Fred Kammer, S.J., is a lawyer who directs the Jesuit Social Research Institute at Loyola University New Orleans. A New Orleans native and former Jesuit provincial superior in that city when Hurricane Katrina struck, Father Kammer holds a J.D. from Yale University, an M.Div from Loyola University Chicago, and B.A. from Spring Hill College. From 1992 to 2001, he was the President and CEO of Catholic Charities USA, the nation's largest voluntary social services provider. He also served as a policy adviser on health and welfare issues to the U.S. Catholic bishops from 1990 to 1992.
Father Kammer is author of “Doing Faithjustice: An Introduction to Catholic Social Thought” (Paulist Press; third printing, 2005), “Salted with Fire: Spirituality for the Faithjustice Journey” (Paulist Press, 1995), and “Faith. Works. Wonders.—An Insider's Guide to Catholic Charities” (2009, Wipf and Stock Publishers) in addition to the research and writing he does as a Catholic lobbyist on social issues. He also works as a retreat director and sits on the board of the Ignatian Solidarity Network.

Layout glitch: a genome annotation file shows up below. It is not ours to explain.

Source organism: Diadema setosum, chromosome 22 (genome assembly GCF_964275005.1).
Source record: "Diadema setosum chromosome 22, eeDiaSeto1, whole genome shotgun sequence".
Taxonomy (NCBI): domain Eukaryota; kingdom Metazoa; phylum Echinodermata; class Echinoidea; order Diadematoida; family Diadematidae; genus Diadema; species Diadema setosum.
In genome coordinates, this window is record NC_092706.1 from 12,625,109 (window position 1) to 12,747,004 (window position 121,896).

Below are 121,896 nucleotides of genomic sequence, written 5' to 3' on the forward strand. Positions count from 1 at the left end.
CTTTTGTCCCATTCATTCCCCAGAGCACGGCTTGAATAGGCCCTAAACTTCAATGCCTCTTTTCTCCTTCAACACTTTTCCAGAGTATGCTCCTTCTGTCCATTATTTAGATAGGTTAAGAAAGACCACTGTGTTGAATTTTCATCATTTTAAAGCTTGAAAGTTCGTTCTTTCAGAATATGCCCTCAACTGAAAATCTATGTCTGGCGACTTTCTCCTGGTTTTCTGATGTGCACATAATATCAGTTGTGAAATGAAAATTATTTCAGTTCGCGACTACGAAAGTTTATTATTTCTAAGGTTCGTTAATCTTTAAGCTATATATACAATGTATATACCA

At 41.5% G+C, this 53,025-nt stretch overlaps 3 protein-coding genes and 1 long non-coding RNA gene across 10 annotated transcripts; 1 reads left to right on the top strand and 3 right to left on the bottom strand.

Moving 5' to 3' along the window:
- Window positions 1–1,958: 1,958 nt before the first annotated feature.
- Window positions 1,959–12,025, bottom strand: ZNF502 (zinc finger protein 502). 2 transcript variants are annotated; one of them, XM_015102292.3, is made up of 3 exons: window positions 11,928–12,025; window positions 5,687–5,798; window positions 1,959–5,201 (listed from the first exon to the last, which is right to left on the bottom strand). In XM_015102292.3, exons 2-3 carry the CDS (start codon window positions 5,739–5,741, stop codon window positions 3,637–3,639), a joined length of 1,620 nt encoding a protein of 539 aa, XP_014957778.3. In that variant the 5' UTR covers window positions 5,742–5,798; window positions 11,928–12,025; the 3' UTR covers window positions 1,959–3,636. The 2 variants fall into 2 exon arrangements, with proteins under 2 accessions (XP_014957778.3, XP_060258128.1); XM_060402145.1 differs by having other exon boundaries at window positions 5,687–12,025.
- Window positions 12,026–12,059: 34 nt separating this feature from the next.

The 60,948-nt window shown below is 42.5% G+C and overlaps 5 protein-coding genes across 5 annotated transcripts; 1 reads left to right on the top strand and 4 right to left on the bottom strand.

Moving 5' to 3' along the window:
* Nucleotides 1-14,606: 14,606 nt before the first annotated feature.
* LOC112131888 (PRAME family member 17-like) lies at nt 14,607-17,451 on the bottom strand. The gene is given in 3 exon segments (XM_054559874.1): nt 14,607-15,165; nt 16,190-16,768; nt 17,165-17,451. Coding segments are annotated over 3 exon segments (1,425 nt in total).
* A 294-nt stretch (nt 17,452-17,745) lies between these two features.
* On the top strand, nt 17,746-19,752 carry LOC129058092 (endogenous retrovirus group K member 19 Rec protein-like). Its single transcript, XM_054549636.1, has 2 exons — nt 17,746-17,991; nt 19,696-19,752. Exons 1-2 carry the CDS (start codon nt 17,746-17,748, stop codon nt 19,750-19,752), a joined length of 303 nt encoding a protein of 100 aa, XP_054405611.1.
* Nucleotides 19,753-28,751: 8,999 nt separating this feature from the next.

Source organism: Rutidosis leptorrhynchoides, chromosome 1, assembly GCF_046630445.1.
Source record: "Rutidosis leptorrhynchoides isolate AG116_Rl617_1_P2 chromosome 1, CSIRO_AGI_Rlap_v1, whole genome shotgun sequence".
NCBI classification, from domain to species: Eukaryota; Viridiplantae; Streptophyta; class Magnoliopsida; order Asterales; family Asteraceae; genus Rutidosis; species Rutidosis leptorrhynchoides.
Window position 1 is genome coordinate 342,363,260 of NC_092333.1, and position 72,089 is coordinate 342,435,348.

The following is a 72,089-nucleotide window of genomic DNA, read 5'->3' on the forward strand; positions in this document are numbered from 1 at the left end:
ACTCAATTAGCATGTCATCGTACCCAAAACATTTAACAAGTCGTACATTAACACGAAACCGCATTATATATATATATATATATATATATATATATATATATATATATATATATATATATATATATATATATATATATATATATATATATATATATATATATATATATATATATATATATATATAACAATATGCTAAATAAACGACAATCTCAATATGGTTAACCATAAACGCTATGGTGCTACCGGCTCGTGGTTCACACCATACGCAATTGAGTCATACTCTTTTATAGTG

Today, Aug. 29, is the tenth anniversary of Hurricane Katrina. On Aug. 28, I interviewed Father Kammer by telephone about his perspective on how the city has fared in these past ten years. The following transcript has been edited for content and length.
What has changed in New Orleans over the past ten years since Hurricane Katrina devastated the city?
There have been improvements in the criminal justice system. There’s an enormous experiment going on in public schools, with almost all of our public school students now in charter schools. There has been a major change in public housing, where we’ve torn down major housing projects which were there for decades and put back mixed-use housing complexes in their place. In the process, of course, we’ve destroyed more available housing for low-income families.